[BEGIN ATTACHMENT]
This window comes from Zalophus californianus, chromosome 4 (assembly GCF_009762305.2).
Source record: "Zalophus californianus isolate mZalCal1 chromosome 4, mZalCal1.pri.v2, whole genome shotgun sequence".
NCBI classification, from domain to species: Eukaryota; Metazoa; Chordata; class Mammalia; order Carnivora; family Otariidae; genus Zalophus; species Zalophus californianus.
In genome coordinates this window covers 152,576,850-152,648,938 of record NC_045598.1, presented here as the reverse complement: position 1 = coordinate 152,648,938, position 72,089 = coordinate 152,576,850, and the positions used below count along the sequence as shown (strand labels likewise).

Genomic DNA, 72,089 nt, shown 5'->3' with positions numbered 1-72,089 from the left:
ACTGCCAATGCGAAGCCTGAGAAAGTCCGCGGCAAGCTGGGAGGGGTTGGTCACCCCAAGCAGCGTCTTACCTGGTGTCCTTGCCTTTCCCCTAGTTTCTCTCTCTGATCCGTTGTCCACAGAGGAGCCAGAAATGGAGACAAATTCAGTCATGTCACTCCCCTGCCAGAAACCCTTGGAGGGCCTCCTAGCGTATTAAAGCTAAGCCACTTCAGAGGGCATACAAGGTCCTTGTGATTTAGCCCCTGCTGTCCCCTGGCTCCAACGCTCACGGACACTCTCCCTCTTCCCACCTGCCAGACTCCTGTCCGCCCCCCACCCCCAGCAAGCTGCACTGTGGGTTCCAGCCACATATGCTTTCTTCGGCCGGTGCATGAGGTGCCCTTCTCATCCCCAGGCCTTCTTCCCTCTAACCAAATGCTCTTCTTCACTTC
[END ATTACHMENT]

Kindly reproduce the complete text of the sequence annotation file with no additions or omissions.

This window comes from Zalophus californianus, chromosome 4 (assembly GCF_009762305.2).
Source record: "Zalophus californianus isolate mZalCal1 chromosome 4, mZalCal1.pri.v2, whole genome shotgun sequence".
NCBI classification, from domain to species: Eukaryota; Metazoa; Chordata; class Mammalia; order Carnivora; family Otariidae; genus Zalophus; species Zalophus californianus.
In genome coordinates this window covers 152,576,850-152,648,938 of record NC_045598.1, presented here as the reverse complement: position 1 = coordinate 152,648,938, position 72,089 = coordinate 152,576,850, and the positions used below count along the sequence as shown (strand labels likewise).

Genomic DNA, 72,089 nt, shown 5'->3' with positions numbered 1-72,089 from the left:
ACTGCCAATGCGAAGCCTGAGAAAGTCCGCGGCAAGCTGGGAGGGGTTGGTCACCCCAAGCAGCGTCTTACCTGGTGTCCTTGCCTTTCCCCTAGTTTCTCTCTCTGATCCGTTGTCCACAGAGGAGCCAGAAATGGAGACAAATTCAGTCATGTCACTCCCCTGCCAGAAACCCTTGGAGGGCCTCCTAGCGTATTAAAGCTAAGCCACTTCAGAGGGCATACAAGGTCCTTGTGATTTAGCCCCTGCTGTCCCCTGGCTCCAACGCTCACGGACACTCTCCCTCTTCCCACCTGCCAGACTCCTGTCCGCCCCCCACCCCCAGCAAGCTGCACTGTGGGTTCCAGCCACATATGCTTTCTTCGGCCGGTGCATGAGGTGCCCTTCTCATCCCCAGGCCTTCTTCCCTCTAACCAAATGCTCTTCTTCACTTC